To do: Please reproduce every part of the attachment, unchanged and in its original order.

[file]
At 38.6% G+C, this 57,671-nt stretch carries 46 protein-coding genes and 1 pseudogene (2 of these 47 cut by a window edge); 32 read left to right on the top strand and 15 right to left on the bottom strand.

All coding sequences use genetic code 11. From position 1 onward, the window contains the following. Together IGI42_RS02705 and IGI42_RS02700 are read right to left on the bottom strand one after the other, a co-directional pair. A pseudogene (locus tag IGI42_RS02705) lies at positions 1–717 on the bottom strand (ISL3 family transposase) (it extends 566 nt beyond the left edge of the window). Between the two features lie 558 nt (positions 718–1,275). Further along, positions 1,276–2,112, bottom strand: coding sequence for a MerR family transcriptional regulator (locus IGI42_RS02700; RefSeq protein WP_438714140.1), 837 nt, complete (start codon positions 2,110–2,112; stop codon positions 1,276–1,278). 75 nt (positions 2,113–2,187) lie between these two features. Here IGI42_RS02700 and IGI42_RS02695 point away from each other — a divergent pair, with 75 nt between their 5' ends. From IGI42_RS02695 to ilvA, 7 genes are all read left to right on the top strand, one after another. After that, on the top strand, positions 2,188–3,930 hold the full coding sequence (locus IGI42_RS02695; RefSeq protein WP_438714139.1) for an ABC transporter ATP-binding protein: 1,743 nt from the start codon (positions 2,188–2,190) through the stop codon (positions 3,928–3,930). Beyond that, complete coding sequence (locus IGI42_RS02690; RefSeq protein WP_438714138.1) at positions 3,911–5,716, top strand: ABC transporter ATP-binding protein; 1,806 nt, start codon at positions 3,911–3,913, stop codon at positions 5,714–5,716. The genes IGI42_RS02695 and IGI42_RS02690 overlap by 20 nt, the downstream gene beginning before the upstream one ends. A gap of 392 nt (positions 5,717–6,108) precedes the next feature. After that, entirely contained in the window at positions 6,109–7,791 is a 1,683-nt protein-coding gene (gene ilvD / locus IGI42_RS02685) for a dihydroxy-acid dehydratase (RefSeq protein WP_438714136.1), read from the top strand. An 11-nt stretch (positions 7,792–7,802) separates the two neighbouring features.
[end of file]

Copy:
At 38.6% G+C, this 57,671-nt stretch carries 46 protein-coding genes and 1 pseudogene (2 of these 47 cut by a window edge); 32 read left to right on the top strand and 15 right to left on the bottom strand.

All coding sequences use genetic code 11. From position 1 onward, the window contains the following. Together IGI42_RS02705 and IGI42_RS02700 are read right to left on the bottom strand one after the other, a co-directional pair. A pseudogene (locus tag IGI42_RS02705) lies at positions 1–717 on the bottom strand (ISL3 family transposase) (it extends 566 nt beyond the left edge of the window). Between the two features lie 558 nt (positions 718–1,275). Further along, positions 1,276–2,112, bottom strand: coding sequence for a MerR family transcriptional regulator (locus IGI42_RS02700; RefSeq protein WP_438714140.1), 837 nt, complete (start codon positions 2,110–2,112; stop codon positions 1,276–1,278). 75 nt (positions 2,113–2,187) lie between these two features. Here IGI42_RS02700 and IGI42_RS02695 point away from each other — a divergent pair, with 75 nt between their 5' ends. From IGI42_RS02695 to ilvA, 7 genes are all read left to right on the top strand, one after another. After that, on the top strand, positions 2,188–3,930 hold the full coding sequence (locus IGI42_RS02695; RefSeq protein WP_438714139.1) for an ABC transporter ATP-binding protein: 1,743 nt from the start codon (positions 2,188–2,190) through the stop codon (positions 3,928–3,930). Beyond that, complete coding sequence (locus IGI42_RS02690; RefSeq protein WP_438714138.1) at positions 3,911–5,716, top strand: ABC transporter ATP-binding protein; 1,806 nt, start codon at positions 3,911–3,913, stop codon at positions 5,714–5,716. The genes IGI42_RS02695 and IGI42_RS02690 overlap by 20 nt, the downstream gene beginning before the upstream one ends. A gap of 392 nt (positions 5,717–6,108) precedes the next feature. After that, entirely contained in the window at positions 6,109–7,791 is a 1,683-nt protein-coding gene (gene ilvD / locus IGI42_RS02685) for a dihydroxy-acid dehydratase (RefSeq protein WP_438714136.1), read from the top strand. An 11-nt stretch (positions 7,792–7,802) separates the two neighbouring features.